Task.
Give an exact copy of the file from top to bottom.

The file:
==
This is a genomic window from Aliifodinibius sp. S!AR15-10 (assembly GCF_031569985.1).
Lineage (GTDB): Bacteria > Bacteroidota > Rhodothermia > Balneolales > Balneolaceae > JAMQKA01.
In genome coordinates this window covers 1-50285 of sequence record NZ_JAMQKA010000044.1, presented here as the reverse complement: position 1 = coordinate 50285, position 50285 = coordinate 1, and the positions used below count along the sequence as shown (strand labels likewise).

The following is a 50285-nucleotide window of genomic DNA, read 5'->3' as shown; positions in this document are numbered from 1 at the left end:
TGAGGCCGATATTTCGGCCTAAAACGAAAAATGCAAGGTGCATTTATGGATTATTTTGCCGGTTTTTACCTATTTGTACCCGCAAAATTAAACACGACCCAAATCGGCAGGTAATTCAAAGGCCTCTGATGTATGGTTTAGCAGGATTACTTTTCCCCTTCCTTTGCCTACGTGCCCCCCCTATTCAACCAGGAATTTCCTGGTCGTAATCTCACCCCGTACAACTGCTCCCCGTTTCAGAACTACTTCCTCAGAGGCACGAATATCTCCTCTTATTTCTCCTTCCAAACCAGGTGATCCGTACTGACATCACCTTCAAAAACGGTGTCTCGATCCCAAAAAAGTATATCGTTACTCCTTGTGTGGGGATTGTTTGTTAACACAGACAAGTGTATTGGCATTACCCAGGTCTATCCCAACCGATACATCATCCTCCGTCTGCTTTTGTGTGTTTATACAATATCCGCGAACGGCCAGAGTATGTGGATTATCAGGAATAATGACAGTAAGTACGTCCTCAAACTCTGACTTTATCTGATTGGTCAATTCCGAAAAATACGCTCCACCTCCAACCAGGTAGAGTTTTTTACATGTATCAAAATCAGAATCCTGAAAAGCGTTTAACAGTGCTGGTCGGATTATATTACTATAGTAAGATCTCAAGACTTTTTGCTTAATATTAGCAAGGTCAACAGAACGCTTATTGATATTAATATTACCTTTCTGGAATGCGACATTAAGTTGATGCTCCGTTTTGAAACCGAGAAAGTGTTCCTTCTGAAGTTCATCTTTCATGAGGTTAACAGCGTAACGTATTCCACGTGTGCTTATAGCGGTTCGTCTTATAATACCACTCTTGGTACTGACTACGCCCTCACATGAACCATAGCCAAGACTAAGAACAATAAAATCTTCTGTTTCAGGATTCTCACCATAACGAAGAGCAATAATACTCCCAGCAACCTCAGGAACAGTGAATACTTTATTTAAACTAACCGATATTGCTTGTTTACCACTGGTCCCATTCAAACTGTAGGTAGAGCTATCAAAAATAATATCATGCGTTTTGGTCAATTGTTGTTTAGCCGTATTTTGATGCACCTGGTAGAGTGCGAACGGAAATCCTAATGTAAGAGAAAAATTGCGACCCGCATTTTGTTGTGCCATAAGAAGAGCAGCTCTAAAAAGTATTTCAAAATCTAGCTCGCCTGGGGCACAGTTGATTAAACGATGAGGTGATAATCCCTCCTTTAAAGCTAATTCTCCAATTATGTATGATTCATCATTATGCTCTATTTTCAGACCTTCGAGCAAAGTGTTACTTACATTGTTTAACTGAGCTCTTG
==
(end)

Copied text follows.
This is a genomic window from Aliifodinibius sp. S!AR15-10 (assembly GCF_031569985.1).
Lineage (GTDB): Bacteria > Bacteroidota > Rhodothermia > Balneolales > Balneolaceae > JAMQKA01.
In genome coordinates this window covers 1-50285 of sequence record NZ_JAMQKA010000044.1, presented here as the reverse complement: position 1 = coordinate 50285, position 50285 = coordinate 1, and the positions used below count along the sequence as shown (strand labels likewise).

The following is a 50285-nucleotide window of genomic DNA, read 5'->3' as shown; positions in this document are numbered from 1 at the left end:
TGAGGCCGATATTTCGGCCTAAAACGAAAAATGCAAGGTGCATTTATGGATTATTTTGCCGGTTTTTACCTATTTGTACCCGCAAAATTAAACACGACCCAAATCGGCAGGTAATTCAAAGGCCTCTGATGTATGGTTTAGCAGGATTACTTTTCCCCTTCCTTTGCCTACGTGCCCCCCCTATTCAACCAGGAATTTCCTGGTCGTAATCTCACCCCGTACAACTGCTCCCCGTTTCAGAACTACTTCCTCAGAGGCACGAATATCTCCTCTTATTTCTCCTTCCAAACCAGGTGATCCGTACTGACATCACCTTCAAAAACGGTGTCTCGATCCCAAAAAAGTATATCGTTACTCCTTGTGTGGGGATTGTTTGTTAACACAGACAAGTGTATTGGCATTACCCAGGTCTATCCCAACCGATACATCATCCTCCGTCTGCTTTTGTGTGTTTATACAATATCCGCGAACGGCCAGAGTATGTGGATTATCAGGAATAATGACAGTAAGTACGTCCTCAAACTCTGACTTTATCTGATTGGTCAATTCCGAAAAATACGCTCCACCTCCAACCAGGTAGAGTTTTTTACATGTATCAAAATCAGAATCCTGAAAAGCGTTTAACAGTGCTGGTCGGATTATATTACTATAGTAAGATCTCAAGACTTTTTGCTTAATATTAGCAAGGTCAACAGAACGCTTATTGATATTAATATTACCTTTCTGGAATGCGACATTAAGTTGATGCTCCGTTTTGAAACCGAGAAAGTGTTCCTTCTGAAGTTCATCTTTCATGAGGTTAACAGCGTAACGTATTCCACGTGTGCTTATAGCGGTTCGTCTTATAATACCACTCTTGGTACTGACTACGCCCTCACATGAACCATAGCCAAGACTAAGAACAATAAAATCTTCTGTTTCAGGATTCTCACCATAACGAAGAGCAATAATACTCCCAGCAACCTCAGGAACAGTGAATACTTTATTTAAACTAACCGATATTGCTTGTTTACCACTGGTCCCATTCAAACTGTAGGTAGAGCTATCAAAAATAATATCATGCGTTTTGGTCAATTGTTGTTTAGCCGTATTTTGATGCACCTGGTAGAGTGCGAACGGAAATCCTAATGTAAGAGAAAAATTGCGACCCGCATTTTGTTGTGCCATAAGAAGAGCAGCTCTAAAAAGTATTTCAAAATCTAGCTCGCCTGGGGCACAGTTGATTAAACGATGAGGTGATAATCCCTCCTTTAAAGCTAATTCTCCAATTATGTATGATTCATCATTATGCTCTATTTTCAGACCTTCGAGCAAAGTGTTACTTACATTGTTTAACTGAGCTCTTG